2C-B-BZP

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2C-B-BZP
2C-B-BZP.svg
2cbBZP3d.png
Identifiers
CAS Number
ChemSpider
UNII
Chemical and physical data
Formula C13H19BrN2O2
Molar mass 315.2085 g/mol
3D model (Jmol)
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4-Bromo-2,5-dimethoxy-1-benzylpiperazine (2C-B-BZP) is a psychoactive drug and research chemical of the piperazine chemical class which has been sold as a "designer drug".[1][2] It produces stimulant effects similar to those of benzylpiperazine (BZP).

Chemistry[edit]

2C-B-BZP contains a benzylpiperazine base as well as the ring-substitution pattern of the psychedelic phenethylamine 2C-B. 2C-B-BZP is not a phenethylamine itself and does not produce psychedelic effects, as the binding groups are in the wrong position to activate the 5-HT2A receptor, while 2C-B-phenylpiperazine substitutes for DOM in DOM-trained rats with around 1/10th the potency of DOM, but does not substitute for TFMPP.[3]:867–868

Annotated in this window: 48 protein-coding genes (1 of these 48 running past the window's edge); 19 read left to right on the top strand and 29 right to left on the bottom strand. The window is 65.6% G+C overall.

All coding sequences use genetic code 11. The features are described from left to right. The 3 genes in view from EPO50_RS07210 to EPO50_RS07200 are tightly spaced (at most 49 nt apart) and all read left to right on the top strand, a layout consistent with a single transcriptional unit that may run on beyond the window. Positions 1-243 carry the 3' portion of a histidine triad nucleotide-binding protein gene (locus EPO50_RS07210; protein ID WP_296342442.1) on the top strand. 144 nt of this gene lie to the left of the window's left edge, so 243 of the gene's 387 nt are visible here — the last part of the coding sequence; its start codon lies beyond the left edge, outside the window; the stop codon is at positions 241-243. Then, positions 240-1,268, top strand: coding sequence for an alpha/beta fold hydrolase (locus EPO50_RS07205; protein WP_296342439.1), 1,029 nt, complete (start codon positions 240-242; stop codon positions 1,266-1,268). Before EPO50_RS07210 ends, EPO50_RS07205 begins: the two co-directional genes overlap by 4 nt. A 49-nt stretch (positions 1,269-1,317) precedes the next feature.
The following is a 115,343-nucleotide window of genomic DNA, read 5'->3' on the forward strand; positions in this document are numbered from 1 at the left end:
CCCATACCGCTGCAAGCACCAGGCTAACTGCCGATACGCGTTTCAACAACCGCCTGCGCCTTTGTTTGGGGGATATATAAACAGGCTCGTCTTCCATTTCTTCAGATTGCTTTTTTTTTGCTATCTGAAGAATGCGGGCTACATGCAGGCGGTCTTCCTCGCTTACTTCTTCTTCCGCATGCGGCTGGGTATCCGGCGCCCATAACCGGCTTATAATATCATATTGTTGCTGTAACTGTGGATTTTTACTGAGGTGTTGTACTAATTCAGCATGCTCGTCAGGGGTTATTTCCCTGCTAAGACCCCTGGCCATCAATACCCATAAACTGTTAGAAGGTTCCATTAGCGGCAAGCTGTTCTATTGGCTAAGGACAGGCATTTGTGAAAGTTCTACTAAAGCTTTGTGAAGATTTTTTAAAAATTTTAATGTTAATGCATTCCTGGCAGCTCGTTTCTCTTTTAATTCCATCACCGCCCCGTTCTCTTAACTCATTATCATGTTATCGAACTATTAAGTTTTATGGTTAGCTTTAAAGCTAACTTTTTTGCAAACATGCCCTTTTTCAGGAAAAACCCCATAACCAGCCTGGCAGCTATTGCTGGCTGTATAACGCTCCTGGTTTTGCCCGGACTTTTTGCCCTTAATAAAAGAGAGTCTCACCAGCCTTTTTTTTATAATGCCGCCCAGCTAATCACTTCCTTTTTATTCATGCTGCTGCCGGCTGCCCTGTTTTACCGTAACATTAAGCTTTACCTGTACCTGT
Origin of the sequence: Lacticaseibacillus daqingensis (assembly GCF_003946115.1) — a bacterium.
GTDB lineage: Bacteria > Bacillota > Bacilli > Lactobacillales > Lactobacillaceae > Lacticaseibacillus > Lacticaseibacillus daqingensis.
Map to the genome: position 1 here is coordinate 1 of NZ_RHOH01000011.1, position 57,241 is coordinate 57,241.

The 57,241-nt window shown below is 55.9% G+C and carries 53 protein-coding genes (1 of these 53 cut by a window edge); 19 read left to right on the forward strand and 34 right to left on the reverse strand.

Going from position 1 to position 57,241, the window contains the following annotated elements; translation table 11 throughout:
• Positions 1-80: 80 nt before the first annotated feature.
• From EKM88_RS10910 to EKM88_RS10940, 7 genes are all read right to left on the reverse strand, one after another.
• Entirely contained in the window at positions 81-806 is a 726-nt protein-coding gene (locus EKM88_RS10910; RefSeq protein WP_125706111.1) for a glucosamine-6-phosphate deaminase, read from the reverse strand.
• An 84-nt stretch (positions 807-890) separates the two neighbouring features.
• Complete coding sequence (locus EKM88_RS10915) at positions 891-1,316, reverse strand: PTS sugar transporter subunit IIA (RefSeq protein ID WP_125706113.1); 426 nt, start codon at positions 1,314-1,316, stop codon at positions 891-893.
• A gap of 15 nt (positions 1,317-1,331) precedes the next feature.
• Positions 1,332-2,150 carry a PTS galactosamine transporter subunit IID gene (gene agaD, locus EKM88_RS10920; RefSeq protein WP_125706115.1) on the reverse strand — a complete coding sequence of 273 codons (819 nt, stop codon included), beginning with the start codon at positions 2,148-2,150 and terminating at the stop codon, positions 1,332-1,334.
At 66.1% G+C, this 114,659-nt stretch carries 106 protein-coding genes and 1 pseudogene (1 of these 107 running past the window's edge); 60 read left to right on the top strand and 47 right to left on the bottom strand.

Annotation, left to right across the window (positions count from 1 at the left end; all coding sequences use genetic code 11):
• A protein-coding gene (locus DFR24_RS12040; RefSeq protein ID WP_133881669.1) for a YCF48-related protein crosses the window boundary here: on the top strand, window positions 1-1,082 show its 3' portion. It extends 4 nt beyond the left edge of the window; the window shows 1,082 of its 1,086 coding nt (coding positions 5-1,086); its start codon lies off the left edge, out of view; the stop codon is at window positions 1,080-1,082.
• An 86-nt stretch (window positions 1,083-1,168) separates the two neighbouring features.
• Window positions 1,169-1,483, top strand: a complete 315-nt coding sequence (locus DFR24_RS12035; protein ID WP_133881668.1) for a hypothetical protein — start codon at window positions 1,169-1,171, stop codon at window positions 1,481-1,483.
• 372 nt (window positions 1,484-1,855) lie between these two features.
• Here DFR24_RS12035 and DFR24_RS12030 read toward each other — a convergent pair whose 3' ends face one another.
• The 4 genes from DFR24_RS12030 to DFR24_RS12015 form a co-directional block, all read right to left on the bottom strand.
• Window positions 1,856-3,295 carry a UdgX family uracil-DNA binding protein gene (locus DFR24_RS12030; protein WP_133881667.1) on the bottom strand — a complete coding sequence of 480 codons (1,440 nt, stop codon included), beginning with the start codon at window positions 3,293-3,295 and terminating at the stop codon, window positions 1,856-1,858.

Effects[edit]

2C-B-BZP produces stimulant effects which last 3–6 hours. It is also said by several sources to increase the effects of other compounds when combined[citation needed]. Side effects include headaches and nausea, similar to those of other recreationally-used piperazine derivatives.

Legality[edit]

2C-B-BZP is unscheduled and uncontrolled in the United States, but possession and sale of 2C-B-BZP could possibly be prosecuted under the Federal Analog Act because of its structural similarities to benzylpiperazine. 2C-B-BZP is illegal to possess, use or sell in Japan where it used to be sold in local smartshops.

See also[edit]

References[edit]

  1. ^ Westphal F, Junge T, Girreser U, Stobbe S, Pérez SB (May 2009). "Structure elucidation of a new designer benzylpiperazine: 4-bromo-2,5-dimethoxybenzylpiperazine". Forensic Science International. 187 (1-3): 87–96. PMID 19345524. doi:10.1016/j.forsciint.2009.03.003. 
  2. ^ Peters FT, Martinez-Ramirez JA (October 2010). "Analytical toxicology of emerging drugs of abuse". Therapeutic Drug Monitoring. 32 (5): 532–9. PMID 20814349. doi:10.1097/FTD.0b013e3181f33411. 
  3. ^ Daniel Trachsel; David Lehmann & Christoph Enzensperger (2013). Phenethylamine: Von der Struktur zur Funktion. Nachtschatten Verlag AG. ISBN 978-3-03788-700-4.